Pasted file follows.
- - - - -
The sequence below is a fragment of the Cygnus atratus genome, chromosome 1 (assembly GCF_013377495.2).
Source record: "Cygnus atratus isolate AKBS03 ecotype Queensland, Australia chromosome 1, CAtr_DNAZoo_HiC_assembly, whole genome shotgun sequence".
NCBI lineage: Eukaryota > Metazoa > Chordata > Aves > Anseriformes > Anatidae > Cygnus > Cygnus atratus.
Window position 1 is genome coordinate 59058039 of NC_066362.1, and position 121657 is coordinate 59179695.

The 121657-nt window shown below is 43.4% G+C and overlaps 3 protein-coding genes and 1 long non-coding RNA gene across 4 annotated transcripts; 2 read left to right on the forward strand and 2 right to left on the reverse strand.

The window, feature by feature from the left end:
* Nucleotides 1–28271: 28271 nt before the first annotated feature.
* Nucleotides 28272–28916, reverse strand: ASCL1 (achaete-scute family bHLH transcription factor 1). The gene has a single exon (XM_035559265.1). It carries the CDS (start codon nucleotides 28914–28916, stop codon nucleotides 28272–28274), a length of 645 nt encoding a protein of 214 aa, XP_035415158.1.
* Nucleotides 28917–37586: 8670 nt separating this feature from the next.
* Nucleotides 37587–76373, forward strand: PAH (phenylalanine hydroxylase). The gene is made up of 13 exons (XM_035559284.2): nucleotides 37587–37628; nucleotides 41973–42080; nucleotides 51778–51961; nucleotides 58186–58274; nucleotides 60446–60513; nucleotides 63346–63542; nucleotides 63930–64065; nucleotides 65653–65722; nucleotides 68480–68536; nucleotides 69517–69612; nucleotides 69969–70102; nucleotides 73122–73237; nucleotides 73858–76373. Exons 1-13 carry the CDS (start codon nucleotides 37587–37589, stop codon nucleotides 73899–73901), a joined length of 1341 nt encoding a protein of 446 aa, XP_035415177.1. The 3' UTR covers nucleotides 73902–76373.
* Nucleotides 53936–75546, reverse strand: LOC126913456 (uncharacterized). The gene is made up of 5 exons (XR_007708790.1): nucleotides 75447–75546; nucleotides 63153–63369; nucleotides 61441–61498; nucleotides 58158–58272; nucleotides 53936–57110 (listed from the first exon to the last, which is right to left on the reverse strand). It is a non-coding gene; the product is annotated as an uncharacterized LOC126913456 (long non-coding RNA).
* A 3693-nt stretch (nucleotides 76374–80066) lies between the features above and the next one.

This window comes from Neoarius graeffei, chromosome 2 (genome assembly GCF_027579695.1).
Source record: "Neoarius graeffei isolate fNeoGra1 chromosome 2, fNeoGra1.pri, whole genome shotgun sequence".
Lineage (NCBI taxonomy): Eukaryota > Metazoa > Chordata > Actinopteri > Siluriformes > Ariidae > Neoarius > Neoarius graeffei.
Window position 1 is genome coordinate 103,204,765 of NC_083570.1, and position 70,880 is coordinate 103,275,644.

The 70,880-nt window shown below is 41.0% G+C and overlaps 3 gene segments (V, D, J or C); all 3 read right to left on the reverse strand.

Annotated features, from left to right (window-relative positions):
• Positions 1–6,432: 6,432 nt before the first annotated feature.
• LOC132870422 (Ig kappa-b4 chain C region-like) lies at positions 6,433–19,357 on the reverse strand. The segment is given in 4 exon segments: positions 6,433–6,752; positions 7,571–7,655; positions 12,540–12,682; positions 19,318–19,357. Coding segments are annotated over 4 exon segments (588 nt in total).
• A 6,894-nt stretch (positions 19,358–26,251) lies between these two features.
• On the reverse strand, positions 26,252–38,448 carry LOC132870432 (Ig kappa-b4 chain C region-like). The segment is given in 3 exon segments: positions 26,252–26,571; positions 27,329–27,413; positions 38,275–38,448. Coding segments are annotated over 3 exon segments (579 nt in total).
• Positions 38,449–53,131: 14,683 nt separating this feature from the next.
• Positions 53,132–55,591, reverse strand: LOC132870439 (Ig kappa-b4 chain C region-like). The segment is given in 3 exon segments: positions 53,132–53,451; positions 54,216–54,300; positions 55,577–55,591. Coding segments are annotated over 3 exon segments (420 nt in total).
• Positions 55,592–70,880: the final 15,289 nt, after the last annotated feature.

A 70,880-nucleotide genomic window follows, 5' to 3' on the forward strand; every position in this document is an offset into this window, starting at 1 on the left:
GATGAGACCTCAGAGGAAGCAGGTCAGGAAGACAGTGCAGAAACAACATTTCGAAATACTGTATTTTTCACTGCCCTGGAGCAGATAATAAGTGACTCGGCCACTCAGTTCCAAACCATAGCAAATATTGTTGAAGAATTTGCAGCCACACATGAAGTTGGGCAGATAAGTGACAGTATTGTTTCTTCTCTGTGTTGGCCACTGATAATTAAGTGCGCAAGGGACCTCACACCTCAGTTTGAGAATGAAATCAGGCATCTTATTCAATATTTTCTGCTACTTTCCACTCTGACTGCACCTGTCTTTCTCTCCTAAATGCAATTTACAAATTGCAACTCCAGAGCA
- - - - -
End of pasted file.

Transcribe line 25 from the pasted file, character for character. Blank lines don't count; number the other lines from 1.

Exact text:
• Positions 55,592–70,880: the final 15,289 nt, after the last annotated feature.